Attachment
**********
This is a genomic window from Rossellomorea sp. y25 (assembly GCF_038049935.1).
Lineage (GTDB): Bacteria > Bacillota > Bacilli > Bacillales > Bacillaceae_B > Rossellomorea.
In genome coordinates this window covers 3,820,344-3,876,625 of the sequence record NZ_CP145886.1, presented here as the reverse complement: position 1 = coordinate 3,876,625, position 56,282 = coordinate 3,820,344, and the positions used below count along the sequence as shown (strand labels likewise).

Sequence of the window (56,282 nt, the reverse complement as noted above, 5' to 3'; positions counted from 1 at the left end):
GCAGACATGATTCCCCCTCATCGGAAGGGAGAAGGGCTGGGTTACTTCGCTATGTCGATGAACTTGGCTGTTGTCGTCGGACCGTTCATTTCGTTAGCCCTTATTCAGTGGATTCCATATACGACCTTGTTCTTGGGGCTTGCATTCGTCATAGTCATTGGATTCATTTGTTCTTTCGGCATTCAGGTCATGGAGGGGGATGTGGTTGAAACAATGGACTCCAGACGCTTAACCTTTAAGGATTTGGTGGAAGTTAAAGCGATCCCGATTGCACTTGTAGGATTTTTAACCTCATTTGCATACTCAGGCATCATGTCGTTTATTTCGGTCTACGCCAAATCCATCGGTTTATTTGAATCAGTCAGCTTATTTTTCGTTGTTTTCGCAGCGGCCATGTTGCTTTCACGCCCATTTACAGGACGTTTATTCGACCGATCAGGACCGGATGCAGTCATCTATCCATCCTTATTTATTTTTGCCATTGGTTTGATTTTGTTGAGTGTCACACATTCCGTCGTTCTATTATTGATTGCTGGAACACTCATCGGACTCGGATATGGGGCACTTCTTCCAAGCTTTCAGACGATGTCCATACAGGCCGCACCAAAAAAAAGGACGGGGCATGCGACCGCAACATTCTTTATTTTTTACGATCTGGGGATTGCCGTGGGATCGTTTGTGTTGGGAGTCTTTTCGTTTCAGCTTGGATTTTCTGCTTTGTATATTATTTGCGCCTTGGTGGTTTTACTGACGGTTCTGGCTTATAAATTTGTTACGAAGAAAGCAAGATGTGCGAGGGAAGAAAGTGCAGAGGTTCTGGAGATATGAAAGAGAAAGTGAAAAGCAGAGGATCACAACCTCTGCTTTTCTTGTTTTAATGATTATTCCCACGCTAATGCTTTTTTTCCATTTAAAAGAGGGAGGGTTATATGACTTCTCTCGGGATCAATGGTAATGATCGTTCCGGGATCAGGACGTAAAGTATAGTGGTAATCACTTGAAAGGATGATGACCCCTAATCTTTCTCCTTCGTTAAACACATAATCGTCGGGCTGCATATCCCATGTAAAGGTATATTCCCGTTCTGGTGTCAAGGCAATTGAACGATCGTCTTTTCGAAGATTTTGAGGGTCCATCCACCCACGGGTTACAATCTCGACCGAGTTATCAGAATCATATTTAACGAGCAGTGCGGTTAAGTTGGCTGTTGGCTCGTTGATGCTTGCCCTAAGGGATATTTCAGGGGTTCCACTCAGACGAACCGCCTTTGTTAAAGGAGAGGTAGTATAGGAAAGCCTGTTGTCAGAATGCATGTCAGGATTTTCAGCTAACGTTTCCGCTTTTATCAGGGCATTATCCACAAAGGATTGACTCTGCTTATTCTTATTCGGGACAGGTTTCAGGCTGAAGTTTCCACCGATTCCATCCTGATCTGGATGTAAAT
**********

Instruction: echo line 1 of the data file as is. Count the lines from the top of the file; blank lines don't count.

This is a genomic window from Rossellomorea sp. y25 (assembly GCF_038049935.1).